Daniel: Mike, of all the things you’ve accomplished or overcome in your life so far what are you most proud of?
Mike: I’m most proud of the person I’ve become as a man. Like I said I used to be very devious, and very self-centered, it was all about me and self-gratification. It’s not like that anymore I’ve come to accept me as I am and I come to appreciate the life that happens and that goes on around me. At the same time, it’s very painful to be where I am but it’s a good thing that I’m still here and functioning and being able to do pretty much anything I want to do. God gave us free-will you know it’s how we use it and what we do with it to help each other I guess that’s I’m here to inspire here to give others hope. Because what people see in me, they say wow look at Mike he’s battled, he’s overcome obstacles and he still going, even though it’s difficult he’s still here and he’s still going. And that’s what I’m most proud of, God has allowed me to suffer, God has allowed me to celebrate but it’s all for cause and it’s in his plan and he hasn’t revealed any of it to me. And if I did, I bet I’d mess it up I’d mess up the whole thing I’m grateful, so I’m grateful.
Daniel: Mike, you’ve gained a lot of hard-fought wisdom from experiences in your life so far, if you were invited to share your wisdom with school kids in your community giving them guidance to live healthy, safe, stable, and happy lives what would you tell them?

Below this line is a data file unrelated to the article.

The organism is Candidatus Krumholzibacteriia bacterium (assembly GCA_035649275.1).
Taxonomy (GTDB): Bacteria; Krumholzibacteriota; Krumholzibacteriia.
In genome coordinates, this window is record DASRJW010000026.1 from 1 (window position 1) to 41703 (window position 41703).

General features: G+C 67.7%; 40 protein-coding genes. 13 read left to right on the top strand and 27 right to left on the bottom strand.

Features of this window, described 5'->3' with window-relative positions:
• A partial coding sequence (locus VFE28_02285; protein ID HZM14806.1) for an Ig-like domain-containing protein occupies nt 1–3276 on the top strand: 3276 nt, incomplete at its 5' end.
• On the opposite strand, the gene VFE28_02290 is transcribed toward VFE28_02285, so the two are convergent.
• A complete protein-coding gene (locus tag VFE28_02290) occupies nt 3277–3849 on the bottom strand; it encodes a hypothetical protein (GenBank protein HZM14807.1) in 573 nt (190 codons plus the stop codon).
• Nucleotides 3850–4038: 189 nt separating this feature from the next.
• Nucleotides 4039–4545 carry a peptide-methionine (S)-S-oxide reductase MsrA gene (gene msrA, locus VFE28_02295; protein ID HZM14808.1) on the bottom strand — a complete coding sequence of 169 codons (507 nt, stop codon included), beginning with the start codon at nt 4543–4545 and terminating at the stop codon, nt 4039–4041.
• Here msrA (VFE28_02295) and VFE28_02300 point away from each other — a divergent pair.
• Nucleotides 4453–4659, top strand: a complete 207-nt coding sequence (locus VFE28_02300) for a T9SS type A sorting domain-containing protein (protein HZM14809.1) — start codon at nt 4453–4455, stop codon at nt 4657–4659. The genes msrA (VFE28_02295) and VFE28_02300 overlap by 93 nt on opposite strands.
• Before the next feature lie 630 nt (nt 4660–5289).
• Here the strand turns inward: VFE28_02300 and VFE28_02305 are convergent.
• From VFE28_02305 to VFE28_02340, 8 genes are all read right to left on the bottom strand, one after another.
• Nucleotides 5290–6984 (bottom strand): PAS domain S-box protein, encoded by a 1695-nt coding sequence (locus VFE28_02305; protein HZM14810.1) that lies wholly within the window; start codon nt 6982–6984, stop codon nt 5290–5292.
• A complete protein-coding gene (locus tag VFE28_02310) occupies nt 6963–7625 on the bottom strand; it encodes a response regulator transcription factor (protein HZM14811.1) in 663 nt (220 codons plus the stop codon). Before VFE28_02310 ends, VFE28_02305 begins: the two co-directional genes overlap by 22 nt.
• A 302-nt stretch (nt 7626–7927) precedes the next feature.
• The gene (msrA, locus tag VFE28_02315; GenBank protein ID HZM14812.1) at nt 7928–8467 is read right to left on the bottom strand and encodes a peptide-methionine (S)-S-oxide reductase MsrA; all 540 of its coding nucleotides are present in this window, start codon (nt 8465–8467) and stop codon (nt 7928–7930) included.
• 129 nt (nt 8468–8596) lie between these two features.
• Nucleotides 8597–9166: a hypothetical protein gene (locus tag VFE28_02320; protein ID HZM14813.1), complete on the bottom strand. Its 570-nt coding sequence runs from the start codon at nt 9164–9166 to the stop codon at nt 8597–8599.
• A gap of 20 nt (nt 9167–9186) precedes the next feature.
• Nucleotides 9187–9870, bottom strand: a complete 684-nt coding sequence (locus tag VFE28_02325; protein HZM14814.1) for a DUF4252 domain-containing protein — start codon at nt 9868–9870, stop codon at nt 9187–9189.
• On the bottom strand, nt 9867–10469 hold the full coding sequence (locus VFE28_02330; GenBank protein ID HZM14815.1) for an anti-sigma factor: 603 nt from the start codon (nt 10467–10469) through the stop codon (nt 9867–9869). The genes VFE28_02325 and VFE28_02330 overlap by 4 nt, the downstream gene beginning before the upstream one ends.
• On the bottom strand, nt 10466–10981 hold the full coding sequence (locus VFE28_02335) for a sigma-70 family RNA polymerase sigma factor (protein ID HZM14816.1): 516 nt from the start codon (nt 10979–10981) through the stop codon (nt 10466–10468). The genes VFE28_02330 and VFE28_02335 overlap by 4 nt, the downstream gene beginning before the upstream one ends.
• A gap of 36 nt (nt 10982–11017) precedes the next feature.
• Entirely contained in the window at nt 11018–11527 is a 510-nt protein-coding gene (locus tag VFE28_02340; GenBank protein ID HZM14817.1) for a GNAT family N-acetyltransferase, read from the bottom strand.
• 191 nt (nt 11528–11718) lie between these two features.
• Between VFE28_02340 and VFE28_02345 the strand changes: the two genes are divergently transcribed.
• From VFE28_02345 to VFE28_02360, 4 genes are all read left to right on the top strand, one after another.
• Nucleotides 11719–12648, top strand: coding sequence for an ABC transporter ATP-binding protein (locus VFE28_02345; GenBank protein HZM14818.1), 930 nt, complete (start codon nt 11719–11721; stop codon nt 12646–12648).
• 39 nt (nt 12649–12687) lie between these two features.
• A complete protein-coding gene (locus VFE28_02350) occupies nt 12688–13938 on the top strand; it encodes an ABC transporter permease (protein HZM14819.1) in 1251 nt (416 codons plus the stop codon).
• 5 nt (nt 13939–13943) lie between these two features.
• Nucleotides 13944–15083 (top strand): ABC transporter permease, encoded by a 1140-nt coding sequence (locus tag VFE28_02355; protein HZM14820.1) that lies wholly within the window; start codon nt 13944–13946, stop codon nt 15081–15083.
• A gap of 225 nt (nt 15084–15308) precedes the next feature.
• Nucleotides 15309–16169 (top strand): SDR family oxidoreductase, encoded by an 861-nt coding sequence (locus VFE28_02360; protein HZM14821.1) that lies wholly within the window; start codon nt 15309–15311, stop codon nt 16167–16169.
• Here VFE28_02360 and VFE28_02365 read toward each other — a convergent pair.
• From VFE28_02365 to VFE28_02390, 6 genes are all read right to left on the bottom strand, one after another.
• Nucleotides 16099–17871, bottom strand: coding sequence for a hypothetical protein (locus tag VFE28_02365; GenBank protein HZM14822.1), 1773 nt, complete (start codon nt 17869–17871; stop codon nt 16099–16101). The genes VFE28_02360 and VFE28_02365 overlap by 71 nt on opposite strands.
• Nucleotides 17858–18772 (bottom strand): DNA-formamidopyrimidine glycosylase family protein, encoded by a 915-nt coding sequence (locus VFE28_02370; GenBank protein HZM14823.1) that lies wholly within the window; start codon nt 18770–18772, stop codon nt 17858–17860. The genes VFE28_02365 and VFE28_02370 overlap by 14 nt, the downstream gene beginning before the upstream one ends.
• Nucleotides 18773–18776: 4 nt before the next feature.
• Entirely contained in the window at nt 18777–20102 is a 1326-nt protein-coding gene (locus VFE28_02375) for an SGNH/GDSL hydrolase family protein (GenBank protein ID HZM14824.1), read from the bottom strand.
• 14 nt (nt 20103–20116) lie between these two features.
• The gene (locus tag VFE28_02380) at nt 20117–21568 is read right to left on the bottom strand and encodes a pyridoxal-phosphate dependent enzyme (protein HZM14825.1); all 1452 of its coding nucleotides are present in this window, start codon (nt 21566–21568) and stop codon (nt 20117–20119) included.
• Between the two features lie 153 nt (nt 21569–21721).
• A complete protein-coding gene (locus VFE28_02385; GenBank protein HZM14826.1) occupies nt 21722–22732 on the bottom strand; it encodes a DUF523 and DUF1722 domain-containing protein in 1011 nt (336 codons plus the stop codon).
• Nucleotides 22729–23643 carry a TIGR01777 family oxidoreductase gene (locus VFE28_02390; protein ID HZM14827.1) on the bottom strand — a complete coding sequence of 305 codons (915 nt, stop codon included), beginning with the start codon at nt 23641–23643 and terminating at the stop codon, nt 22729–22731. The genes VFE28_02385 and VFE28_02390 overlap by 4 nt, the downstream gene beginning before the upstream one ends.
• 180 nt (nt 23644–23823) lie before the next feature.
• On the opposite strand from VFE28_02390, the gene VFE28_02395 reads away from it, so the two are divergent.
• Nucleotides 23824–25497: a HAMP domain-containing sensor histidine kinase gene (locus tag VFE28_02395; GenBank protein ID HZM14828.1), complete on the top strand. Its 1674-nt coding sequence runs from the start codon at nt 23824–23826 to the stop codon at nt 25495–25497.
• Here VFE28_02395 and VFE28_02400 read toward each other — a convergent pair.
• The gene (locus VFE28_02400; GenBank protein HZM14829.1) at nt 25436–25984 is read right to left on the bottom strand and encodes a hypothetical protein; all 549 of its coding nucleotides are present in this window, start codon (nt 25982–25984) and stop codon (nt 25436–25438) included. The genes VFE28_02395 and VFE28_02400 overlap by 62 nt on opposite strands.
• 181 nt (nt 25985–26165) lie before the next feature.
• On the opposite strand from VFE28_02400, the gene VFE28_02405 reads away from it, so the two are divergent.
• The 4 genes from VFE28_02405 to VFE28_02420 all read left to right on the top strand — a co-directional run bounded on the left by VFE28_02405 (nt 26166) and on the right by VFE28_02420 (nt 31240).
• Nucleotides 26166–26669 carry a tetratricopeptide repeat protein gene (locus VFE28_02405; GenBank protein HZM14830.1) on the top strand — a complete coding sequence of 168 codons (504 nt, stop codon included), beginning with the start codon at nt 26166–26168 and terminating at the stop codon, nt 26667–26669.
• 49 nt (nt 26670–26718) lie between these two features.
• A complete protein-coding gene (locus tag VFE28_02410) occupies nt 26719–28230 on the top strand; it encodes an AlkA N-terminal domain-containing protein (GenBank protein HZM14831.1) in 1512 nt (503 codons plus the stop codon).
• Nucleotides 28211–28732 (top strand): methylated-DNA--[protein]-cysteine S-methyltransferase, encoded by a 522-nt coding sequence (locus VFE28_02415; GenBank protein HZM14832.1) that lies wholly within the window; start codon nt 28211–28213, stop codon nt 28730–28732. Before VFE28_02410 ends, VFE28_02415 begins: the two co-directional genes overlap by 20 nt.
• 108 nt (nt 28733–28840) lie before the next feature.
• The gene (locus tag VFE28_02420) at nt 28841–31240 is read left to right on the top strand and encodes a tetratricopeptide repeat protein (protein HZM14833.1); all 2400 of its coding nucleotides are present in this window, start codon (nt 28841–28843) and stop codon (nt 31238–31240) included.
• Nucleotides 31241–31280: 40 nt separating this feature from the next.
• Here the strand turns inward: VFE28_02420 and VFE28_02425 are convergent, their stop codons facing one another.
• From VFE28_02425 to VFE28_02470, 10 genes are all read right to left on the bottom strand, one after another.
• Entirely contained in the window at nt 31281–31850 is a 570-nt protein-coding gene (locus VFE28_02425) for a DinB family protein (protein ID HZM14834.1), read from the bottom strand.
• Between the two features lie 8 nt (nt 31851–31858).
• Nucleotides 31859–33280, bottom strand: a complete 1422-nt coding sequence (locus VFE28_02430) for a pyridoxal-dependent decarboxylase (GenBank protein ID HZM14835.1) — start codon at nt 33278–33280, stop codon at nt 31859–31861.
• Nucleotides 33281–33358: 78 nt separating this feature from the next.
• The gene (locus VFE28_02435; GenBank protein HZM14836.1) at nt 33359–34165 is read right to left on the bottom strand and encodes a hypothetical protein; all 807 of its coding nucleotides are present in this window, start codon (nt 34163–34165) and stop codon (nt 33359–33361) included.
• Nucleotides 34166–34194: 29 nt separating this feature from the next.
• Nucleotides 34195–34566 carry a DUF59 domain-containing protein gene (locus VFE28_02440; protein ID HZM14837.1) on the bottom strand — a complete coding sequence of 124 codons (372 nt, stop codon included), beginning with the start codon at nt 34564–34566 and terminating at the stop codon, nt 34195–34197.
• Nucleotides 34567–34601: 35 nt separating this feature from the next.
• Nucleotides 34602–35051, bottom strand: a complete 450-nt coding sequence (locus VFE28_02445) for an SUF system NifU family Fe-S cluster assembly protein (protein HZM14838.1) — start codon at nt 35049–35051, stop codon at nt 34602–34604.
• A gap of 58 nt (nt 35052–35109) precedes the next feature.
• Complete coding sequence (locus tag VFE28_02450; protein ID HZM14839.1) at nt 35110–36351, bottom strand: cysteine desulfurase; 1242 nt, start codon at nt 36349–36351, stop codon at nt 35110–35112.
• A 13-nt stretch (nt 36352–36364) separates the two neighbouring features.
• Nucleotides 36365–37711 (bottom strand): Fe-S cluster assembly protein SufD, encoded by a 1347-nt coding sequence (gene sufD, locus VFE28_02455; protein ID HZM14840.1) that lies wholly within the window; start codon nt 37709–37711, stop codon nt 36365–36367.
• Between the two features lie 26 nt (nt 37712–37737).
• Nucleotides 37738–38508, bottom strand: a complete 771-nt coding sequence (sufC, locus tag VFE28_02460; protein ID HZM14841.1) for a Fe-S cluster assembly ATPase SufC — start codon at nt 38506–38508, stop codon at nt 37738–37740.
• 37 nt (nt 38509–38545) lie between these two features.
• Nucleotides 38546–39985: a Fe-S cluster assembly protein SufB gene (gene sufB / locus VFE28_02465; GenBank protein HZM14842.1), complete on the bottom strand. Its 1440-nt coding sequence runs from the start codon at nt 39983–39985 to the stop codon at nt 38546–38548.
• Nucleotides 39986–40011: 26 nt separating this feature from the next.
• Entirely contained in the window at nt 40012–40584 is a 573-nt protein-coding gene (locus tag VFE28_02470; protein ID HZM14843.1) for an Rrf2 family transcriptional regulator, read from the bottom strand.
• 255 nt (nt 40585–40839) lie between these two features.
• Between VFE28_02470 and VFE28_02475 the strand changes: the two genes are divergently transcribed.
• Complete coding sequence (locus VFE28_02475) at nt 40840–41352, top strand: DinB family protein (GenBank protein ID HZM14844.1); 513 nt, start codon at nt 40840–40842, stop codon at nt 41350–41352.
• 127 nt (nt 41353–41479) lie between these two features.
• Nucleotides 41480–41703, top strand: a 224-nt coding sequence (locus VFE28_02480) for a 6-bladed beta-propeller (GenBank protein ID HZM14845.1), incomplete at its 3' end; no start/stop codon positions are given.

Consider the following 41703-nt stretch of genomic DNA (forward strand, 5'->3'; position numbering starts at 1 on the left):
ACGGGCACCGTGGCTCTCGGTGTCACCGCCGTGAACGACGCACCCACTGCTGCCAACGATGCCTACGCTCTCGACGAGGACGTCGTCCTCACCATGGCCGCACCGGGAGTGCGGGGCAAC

Mike: Enjoy your youth, enjoy the moment because take your time just be free spirited, be who you are. Because things will come to you in time, don’t be in a hurry just be who you are.
Daniel: Mike, I’d like to turn to today please to the present time. Mike in what ways would you say that your life is going well these days? Please talk a little bit about how life is good for you at the present time.
Mike: Life is good because I get a chance to slow down stop and look at myself and realize what I have. I have my health, I have people who care about me, and life goes on. I’m fortunate that I’m here because I should be dead 10 times over by now and for some reason God has kept me alive. He isn’t finished with me yet and there’s still things that I can do and my whole thing is reaching people. I get such gratitude outta relating to people that it’s just part of a better world. I make a difference I make life better cause I believe in things that have to be better. I’ve seen the good, the bad, and the ugly, I know what I want out of life now I get the time to reflect and look at me and say how am I gonna get it.
Daniel: Mike, how did that happen? What led to those going well for you, how did that happen? Who or what has contributed most to your doing well these days?
Mike: Others, other people who have been where I’ve been who are able to say Mike no matter how tough it is it’s gonna be alright. We live in a capitalistic society where everybody’s out for themselves and the amount of things that you accumulate make you who you are. That’s not what’s being humans about and I know you know that. It’s about brotherhood it’s about being with each other it’s about community we need to find out who we are and what we’re about.